Bit Indexed Explicit Replication
Bit Indexed Explicit Replication WG
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The BIER (Bit Index Explicit Replication) Working Group has defined
an architecture [RFC 8279] for multicast forwarding that uses an
encapsulation [RFC 8296] that can be used on MPLS or Ethernet transport.
The BIER-WG is now chartered to produce Standards Track RFCs, including
the status update for RFCs 8279 and 8296.
The BIER working group's original charter required the publication of an
Informational RFC describing the benefits, problems, and trade-offs for
using BIER instead of traditional multicast forwarding mechanisms as well
as an analysis of the impact and benefit of the BIER data-plane to the
overall Internet architecture. The WG did not produce this RFC, but the
goals of that milestone have nevertheless been reached; i.e., the industry
has demonstrated interest in deploying BIER and the trade-offs are now well
understood. Therefore, BIER is proceeding with work on the Standards Track.
The focus of the BIER-WG is on deployment: transition, partial deployments,
applicability and management.
First and primarily, the BIER-WG will complete its work on:
1) Transition Mechanisms and Partial Deployments: The WG will
describe how BIER can be introduced in existing multicast
networks to shift multicast delivery, either end-to-end or in part
of a network, from mechanisms such as PIM, ng-MVPN, etc. BIER
operation in networks where not all routers are BIER capable
or have other BIER support constraints should be addressed. How
to handle routers supporting BIER with different BitStringLengths
and encapsulations should be addressed. Each new mechanism should
include an applicability statement that clearly describes its
utility and distinctions from already standardized mechanisms.
2) Applicability Statements: The WG will continue to work on
documents describing how BIER can be applied, as has been done
for MVPN in draft-ietf-bier-mvpn. A document describing
applicability to EVPN should be published.
3) Use Case: The WG will produce one use-case document that clearly
articulates the potential benefits of BIER for different use-cases.
4) Manageability and OAM: The WG will describe how OAM will work in
a BIER domain and what simplifications BIER offers for managing the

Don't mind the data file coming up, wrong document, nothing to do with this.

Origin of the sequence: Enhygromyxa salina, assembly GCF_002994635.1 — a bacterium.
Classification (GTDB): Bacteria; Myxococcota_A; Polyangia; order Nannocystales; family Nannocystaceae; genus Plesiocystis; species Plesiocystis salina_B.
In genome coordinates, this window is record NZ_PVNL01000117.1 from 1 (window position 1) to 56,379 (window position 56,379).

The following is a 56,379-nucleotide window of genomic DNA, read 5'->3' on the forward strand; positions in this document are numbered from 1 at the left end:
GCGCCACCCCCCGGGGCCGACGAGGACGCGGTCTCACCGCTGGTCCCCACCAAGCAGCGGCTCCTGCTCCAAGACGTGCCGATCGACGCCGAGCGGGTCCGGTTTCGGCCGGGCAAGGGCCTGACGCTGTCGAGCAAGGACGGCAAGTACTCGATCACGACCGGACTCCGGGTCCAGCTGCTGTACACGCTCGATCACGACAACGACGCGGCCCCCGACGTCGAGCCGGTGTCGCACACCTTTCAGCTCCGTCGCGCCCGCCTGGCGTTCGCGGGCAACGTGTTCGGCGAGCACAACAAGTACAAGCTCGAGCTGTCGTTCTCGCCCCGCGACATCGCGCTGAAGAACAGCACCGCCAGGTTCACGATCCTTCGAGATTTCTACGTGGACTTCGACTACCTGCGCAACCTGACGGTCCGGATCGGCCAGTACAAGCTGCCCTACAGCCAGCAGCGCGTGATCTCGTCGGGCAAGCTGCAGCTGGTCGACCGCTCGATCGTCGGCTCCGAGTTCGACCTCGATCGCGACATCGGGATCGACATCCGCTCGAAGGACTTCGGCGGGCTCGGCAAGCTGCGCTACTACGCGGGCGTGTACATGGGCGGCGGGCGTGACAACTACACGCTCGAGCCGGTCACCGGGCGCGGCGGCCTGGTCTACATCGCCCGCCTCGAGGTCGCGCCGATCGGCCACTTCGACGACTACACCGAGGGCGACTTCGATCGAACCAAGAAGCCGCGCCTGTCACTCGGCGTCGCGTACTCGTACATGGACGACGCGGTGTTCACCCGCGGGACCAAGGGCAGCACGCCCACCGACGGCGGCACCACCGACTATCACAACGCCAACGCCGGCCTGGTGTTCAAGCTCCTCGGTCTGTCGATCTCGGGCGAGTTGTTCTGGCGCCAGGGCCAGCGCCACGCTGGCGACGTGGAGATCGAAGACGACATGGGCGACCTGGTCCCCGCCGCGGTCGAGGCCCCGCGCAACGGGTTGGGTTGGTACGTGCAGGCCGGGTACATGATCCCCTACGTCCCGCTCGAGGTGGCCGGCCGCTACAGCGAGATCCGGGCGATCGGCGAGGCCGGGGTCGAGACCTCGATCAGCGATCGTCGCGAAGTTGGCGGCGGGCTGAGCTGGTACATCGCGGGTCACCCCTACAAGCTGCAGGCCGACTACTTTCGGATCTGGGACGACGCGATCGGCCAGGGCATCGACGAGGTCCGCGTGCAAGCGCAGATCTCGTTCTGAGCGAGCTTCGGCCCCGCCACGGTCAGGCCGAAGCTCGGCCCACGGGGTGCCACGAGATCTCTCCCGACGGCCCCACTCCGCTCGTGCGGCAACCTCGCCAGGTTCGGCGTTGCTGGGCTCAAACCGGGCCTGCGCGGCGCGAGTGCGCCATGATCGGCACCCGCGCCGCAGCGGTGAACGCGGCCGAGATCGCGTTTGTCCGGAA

multicast traffic. A strong preference will be given to extensions to
5) Management models: The WG will work on YANG models to manage BIER.
6) Link-State Routing and BGP extensions: The BIER-WG has already
defined the basic information needed to set up the BIER
forwarding tables via advertisements in OSPFv2 and ISIS; the
extensions to OSPFv3 will be specified. Additional extensions
may be needed - for example, to support constraining the topology
on which a particular BIER sub-domain operates. Any necessary extensions
to the IGP will be specified by the WG as Standards Track, in
cooperation with the LSR WG. The BIER-WG shall also specify the
extensions to support BIER for BGP when used as an IGP (see RFC
7938) and to provide BIER-specific information in BGP-LS, in
cooperation with IDR.
The BIER-WG is additionally chartered to start Standards Track work on:
7) BIER in IPv6 : A mechanism to use BIER natively in IPv6 may be
standardized if coordinated with the 6MAN WG and with understood
8) Forwarding Plane Mechanisms for BIER Traffic Engineering: definition of
how the new BIER forwarding plane structures (e.g. BIFT) can be used to
support engineered multicast trees. No control-plane work will be
done in BIER-WG.
The BIER-WG will serve as a forum to discuss how BIER can be applied.
The BIER-WG will coordinate and collaborate with other WGs as needed. Specific
expected interactions include:
* mpls on the associated MPLS-based OAM mechanisms,
* lsr on OSPF and ISIS extensions to flood BIER-related information,
* babel on Babel extensions to support BIER,
* bess and idr on BGP extensions to flood BIER-related information and the
applicability of existing BGP-based mechanisms for providing multicast group
* pim and mboned on the applicability of and extensions to PIM, IGMP, and MLD to
support BIER operations and transition,
* pce on extensions to program BIER forwarding on the BFIRs,and
* teas on architecture and control-plane mechanisms to use BIER-TE forwarding mechanisms.